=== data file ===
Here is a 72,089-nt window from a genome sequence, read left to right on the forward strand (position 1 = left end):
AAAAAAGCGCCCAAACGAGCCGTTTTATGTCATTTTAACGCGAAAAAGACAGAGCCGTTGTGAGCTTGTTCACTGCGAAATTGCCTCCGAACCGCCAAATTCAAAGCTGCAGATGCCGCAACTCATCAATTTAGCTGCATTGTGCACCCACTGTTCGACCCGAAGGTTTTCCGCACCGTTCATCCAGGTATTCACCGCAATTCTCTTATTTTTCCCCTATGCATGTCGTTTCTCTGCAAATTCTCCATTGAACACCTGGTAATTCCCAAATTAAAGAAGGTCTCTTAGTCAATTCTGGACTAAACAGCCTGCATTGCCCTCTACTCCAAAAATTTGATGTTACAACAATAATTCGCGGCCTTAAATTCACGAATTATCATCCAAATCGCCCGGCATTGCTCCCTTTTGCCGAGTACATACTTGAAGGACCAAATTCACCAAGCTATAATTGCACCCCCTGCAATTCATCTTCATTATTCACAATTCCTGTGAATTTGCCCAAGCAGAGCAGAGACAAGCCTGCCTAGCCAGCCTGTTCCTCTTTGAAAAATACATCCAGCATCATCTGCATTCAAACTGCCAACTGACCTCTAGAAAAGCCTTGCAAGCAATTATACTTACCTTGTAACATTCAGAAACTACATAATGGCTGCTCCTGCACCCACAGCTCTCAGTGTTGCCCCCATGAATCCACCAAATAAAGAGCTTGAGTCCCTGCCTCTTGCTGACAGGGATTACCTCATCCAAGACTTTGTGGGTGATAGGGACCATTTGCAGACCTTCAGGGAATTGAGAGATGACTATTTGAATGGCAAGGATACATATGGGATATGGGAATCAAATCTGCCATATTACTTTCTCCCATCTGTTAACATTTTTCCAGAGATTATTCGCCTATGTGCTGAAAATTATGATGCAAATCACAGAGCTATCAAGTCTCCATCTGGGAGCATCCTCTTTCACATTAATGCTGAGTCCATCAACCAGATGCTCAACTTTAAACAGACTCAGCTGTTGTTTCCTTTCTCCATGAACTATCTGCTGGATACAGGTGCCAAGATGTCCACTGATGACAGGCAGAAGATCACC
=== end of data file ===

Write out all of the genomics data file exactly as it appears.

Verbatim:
Here is a 72,089-nt window from a genome sequence, read left to right on the forward strand (position 1 = left end):
AAAAAAGCGCCCAAACGAGCCGTTTTATGTCATTTTAACGCGAAAAAGACAGAGCCGTTGTGAGCTTGTTCACTGCGAAATTGCCTCCGAACCGCCAAATTCAAAGCTGCAGATGCCGCAACTCATCAATTTAGCTGCATTGTGCACCCACTGTTCGACCCGAAGGTTTTCCGCACCGTTCATCCAGGTATTCACCGCAATTCTCTTATTTTTCCCCTATGCATGTCGTTTCTCTGCAAATTCTCCATTGAACACCTGGTAATTCCCAAATTAAAGAAGGTCTCTTAGTCAATTCTGGACTAAACAGCCTGCATTGCCCTCTACTCCAAAAATTTGATGTTACAACAATAATTCGCGGCCTTAAATTCACGAATTATCATCCAAATCGCCCGGCATTGCTCCCTTTTGCCGAGTACATACTTGAAGGACCAAATTCACCAAGCTATAATTGCACCCCCTGCAATTCATCTTCATTATTCACAATTCCTGTGAATTTGCCCAAGCAGAGCAGAGACAAGCCTGCCTAGCCAGCCTGTTCCTCTTTGAAAAATACATCCAGCATCATCTGCATTCAAACTGCCAACTGACCTCTAGAAAAGCCTTGCAAGCAATTATACTTACCTTGTAACATTCAGAAACTACATAATGGCTGCTCCTGCACCCACAGCTCTCAGTGTTGCCCCCATGAATCCACCAAATAAAGAGCTTGAGTCCCTGCCTCTTGCTGACAGGGATTACCTCATCCAAGACTTTGTGGGTGATAGGGACCATTTGCAGACCTTCAGGGAATTGAGAGATGACTATTTGAATGGCAAGGATACATATGGGATATGGGAATCAAATCTGCCATATTACTTTCTCCCATCTGTTAACATTTTTCCAGAGATTATTCGCCTATGTGCTGAAAATTATGATGCAAATCACAGAGCTATCAAGTCTCCATCTGGGAGCATCCTCTTTCACATTAATGCTGAGTCCATCAACCAGATGCTCAACTTTAAACAGACTCAGCTGTTGTTTCCTTTCTCCATGAACTATCTGCTGGATACAGGTGCCAAGATGTCCACTGATGACAGGCAGAAGATCACC